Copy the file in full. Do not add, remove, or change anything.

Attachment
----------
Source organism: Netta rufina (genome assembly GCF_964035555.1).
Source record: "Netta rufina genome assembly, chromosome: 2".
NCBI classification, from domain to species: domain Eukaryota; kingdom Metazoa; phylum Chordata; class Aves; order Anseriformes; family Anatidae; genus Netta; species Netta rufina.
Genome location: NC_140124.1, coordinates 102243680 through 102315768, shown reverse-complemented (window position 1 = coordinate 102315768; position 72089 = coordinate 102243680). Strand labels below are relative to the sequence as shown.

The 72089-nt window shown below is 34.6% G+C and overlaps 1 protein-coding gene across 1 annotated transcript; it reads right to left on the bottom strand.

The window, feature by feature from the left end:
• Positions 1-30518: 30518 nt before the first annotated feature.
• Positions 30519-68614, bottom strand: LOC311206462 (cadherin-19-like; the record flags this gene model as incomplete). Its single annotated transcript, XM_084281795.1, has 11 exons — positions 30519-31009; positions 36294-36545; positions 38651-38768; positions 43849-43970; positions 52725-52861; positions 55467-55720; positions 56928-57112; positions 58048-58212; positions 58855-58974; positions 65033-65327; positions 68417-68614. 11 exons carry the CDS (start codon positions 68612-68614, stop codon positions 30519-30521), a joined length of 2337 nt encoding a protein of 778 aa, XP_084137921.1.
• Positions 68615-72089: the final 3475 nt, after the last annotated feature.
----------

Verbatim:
Source organism: Netta rufina (genome assembly GCF_964035555.1).
Source record: "Netta rufina genome assembly, chromosome: 2".
NCBI classification, from domain to species: domain Eukaryota; kingdom Metazoa; phylum Chordata; class Aves; order Anseriformes; family Anatidae; genus Netta; species Netta rufina.
Genome location: NC_140124.1, coordinates 102243680 through 102315768, shown reverse-complemented (window position 1 = coordinate 102315768; position 72089 = coordinate 102243680). Strand labels below are relative to the sequence as shown.

The 72089-nt window shown below is 34.6% G+C and overlaps 1 protein-coding gene across 1 annotated transcript; it reads right to left on the bottom strand.

The window, feature by feature from the left end:
• Positions 1-30518: 30518 nt before the first annotated feature.
• Positions 30519-68614, bottom strand: LOC311206462 (cadherin-19-like; the record flags this gene model as incomplete). Its single annotated transcript, XM_084281795.1, has 11 exons — positions 30519-31009; positions 36294-36545; positions 38651-38768; positions 43849-43970; positions 52725-52861; positions 55467-55720; positions 56928-57112; positions 58048-58212; positions 58855-58974; positions 65033-65327; positions 68417-68614. 11 exons carry the CDS (start codon positions 68612-68614, stop codon positions 30519-30521), a joined length of 2337 nt encoding a protein of 778 aa, XP_084137921.1.
• Positions 68615-72089: the final 3475 nt, after the last annotated feature.